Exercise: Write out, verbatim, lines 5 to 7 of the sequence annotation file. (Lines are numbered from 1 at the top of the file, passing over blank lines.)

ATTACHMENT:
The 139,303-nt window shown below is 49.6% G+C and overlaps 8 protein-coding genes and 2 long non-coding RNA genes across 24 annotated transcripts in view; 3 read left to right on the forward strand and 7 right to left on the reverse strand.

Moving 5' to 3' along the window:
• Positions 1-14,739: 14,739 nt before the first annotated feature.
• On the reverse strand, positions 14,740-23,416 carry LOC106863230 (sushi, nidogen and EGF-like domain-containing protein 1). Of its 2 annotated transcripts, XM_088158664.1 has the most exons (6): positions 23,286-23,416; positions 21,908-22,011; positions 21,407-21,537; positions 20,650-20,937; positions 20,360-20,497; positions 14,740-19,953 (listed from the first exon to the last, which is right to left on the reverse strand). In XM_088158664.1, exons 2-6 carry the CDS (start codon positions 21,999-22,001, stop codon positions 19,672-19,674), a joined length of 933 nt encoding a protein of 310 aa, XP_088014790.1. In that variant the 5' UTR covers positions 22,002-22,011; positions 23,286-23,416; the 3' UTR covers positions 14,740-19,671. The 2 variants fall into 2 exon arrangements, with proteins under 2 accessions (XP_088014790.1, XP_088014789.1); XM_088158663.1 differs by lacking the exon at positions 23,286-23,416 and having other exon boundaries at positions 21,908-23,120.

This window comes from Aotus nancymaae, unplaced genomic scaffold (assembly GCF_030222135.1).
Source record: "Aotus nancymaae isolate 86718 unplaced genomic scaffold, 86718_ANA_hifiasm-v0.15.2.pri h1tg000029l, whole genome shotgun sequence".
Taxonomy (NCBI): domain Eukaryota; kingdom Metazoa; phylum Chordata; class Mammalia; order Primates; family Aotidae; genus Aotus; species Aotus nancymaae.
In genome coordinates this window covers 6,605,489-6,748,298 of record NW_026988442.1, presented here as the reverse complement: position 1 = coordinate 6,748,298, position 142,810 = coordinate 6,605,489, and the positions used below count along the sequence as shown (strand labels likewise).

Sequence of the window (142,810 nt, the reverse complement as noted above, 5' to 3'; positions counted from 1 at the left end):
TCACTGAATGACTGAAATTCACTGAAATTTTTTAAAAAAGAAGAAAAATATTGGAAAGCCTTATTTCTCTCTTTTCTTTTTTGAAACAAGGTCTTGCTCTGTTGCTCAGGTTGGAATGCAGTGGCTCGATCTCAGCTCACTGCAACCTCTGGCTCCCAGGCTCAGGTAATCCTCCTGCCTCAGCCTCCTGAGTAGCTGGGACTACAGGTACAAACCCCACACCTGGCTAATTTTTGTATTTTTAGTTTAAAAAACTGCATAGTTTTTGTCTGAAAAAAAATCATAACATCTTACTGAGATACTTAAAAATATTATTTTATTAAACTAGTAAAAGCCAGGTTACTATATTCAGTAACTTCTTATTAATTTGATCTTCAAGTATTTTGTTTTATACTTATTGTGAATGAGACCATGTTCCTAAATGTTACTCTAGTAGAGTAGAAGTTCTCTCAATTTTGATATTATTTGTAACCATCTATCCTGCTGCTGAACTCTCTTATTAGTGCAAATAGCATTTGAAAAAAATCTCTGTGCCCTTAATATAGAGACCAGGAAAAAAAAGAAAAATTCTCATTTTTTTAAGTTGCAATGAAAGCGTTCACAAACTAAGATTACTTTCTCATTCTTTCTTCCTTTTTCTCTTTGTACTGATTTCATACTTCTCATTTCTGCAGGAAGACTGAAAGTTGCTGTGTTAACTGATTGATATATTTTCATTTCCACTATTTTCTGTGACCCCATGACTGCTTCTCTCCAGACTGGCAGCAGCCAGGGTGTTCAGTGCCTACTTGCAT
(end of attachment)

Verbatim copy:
This window comes from Aotus nancymaae, unplaced genomic scaffold (assembly GCF_030222135.1).
Source record: "Aotus nancymaae isolate 86718 unplaced genomic scaffold, 86718_ANA_hifiasm-v0.15.2.pri h1tg000029l, whole genome shotgun sequence".
Taxonomy (NCBI): domain Eukaryota; kingdom Metazoa; phylum Chordata; class Mammalia; order Primates; family Aotidae; genus Aotus; species Aotus nancymaae.